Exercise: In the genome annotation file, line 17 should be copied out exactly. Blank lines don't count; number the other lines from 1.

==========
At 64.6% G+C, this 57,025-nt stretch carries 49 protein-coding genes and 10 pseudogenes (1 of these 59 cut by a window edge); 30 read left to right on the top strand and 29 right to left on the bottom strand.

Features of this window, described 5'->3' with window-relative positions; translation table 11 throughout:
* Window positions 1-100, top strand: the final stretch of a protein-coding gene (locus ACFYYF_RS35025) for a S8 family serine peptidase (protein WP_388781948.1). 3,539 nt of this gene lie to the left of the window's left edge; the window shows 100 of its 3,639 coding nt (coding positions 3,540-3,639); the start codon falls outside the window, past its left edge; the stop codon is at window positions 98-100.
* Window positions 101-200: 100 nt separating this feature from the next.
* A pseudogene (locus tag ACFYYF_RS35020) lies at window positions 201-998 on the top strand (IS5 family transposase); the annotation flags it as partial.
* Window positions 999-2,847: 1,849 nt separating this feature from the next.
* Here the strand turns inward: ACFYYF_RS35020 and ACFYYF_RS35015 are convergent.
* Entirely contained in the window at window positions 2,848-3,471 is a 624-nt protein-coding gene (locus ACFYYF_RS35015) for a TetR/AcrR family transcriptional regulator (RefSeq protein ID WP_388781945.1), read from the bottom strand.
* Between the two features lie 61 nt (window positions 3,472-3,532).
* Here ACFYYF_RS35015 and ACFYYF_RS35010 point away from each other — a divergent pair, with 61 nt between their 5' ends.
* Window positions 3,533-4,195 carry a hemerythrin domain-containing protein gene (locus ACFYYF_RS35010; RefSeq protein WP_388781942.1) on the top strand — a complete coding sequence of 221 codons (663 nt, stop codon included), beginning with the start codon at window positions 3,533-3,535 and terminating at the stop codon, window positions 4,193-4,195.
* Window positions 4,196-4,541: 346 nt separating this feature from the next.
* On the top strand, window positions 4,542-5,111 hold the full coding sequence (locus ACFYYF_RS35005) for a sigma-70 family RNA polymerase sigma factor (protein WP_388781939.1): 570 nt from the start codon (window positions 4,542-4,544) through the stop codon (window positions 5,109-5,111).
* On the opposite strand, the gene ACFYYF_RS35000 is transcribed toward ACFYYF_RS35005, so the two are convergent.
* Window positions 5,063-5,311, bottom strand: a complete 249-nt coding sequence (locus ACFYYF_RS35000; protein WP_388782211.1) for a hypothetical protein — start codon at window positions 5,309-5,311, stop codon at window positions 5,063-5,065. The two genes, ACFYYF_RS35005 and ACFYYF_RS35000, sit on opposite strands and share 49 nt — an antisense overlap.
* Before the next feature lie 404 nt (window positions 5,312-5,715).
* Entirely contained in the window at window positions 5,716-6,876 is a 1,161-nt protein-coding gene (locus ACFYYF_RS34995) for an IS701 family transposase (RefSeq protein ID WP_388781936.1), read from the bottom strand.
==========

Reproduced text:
* Entirely contained in the window at window positions 5,716-6,876 is a 1,161-nt protein-coding gene (locus ACFYYF_RS34995) for an IS701 family transposase (RefSeq protein ID WP_388781936.1), read from the bottom strand.